Violence. Intimidation. Destruction of Property.
How’s that helping the process of combatting and eventually overcoming racial prejudice in our land?
I read that groups of masked people (mostly white), supporters of Black Lives Matter, have gone into white neighborhoods demanding to know whether residents agree with them or not. Or they go to the outside seating area of restaurants doing the same. Or they take and destroy property wantonly.
How’s that helping?
It is not.
You want quick results on the issue of race? Then you will have none.
But you will be sure to get backlash.
Racism cannot be resolved by violence.
Racism is the ugly offspring of intimidation, of disregard for the other, of people in power closing themselves to discovering what is human in those who are different from them.
It is rooted in fear of the other.
You cannot eradicate it through provoking fear.
Racism is a solvable problem but it will take commitment.
Our reluctance to not confront it has diminished us as a people. And still does. But you can’t scare people out of it.
We have to persuade. Induce people to embark in the quest for personal knowledge that will expand their minds and make room to accept those who are different from them.
No one jumps from being racist to not being racist.
It is a process and will take time.
Racism is not a matter of intelligence. People can be very smart and even make important contributions to humanity and yet be hampered by racist beliefs. Eminent people, even Nobel Prizes have been racists.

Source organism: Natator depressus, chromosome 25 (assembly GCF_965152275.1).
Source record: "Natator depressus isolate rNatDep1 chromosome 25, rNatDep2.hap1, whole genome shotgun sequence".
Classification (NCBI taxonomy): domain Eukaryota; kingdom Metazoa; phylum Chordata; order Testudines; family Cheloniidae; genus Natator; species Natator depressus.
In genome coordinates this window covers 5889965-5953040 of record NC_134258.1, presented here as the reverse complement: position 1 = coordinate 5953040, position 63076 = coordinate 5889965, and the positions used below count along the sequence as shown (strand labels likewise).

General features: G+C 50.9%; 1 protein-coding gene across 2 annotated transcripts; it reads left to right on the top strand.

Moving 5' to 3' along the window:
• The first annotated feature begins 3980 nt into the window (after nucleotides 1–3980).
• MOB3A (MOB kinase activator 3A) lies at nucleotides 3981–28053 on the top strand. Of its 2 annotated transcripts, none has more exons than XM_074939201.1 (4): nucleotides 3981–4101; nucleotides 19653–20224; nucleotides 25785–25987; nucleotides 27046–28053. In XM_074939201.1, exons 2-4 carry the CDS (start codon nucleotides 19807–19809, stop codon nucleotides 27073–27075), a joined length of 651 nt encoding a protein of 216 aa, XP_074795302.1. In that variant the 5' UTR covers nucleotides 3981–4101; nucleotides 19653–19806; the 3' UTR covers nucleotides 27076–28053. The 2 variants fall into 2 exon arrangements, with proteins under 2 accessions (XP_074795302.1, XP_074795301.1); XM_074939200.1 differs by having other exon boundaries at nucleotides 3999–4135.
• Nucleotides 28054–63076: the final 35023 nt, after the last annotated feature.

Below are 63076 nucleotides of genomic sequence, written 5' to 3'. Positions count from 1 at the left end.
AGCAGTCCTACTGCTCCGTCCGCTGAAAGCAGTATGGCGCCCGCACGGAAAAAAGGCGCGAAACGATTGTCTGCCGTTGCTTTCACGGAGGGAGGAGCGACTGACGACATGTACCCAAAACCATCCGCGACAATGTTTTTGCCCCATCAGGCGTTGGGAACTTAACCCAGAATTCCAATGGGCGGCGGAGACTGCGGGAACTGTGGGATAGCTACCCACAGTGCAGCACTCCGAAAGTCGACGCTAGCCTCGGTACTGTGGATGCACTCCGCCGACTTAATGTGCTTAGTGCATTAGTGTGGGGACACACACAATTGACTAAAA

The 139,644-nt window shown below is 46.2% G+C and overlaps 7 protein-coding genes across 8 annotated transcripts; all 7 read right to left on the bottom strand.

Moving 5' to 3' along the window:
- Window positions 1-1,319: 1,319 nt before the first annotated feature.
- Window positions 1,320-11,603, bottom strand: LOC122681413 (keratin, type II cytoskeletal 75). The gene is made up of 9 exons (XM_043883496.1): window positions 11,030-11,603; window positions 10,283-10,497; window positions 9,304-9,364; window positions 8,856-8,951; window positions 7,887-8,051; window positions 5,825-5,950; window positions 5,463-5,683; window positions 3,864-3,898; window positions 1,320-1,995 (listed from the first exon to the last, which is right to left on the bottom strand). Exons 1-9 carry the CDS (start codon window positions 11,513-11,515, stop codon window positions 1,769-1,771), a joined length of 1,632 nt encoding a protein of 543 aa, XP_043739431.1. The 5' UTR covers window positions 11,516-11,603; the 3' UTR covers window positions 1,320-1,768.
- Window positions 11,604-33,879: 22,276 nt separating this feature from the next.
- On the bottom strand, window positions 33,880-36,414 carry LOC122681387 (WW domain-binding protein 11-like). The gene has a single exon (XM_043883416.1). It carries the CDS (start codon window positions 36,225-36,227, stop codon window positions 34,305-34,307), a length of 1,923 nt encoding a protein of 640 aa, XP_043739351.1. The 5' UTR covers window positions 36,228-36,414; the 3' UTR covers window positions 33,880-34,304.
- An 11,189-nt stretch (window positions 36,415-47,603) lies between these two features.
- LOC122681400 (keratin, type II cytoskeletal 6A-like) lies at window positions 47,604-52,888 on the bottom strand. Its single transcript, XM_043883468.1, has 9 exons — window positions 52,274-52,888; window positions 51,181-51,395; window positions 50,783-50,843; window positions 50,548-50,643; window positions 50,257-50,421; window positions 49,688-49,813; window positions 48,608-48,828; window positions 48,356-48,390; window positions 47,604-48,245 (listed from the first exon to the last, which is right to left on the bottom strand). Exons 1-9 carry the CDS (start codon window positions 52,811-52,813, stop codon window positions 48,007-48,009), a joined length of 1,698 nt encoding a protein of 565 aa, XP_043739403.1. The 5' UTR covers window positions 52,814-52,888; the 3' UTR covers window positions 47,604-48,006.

Intelligence will help a person work through their racism, but that quality alone does not preclude it.
Our nation can and should, organize a better effort to continue to reduce racism simply out of self interest, for steadily reducing racism will make us stronger, smarter, wiser and yes, more beautiful too.
Every African American in this country is entitled to affirm themselves each and every time they believe they are being treated unfairly because of the color of their skin. That needs to be supported, both at the individual and community level. Be firm, not violent.
If we sincerely wish to attenuate our racist feelings, when we encounter someone of a different race – no matter what their economic standing – let us quietly ask ourselves, ‘What gifts do they have that I don’t?’
I assure you they have gifts. We just need to look for them.
Oscar Valdes is the author of Psychiatrist for A Nation and other books. Available in Amazon.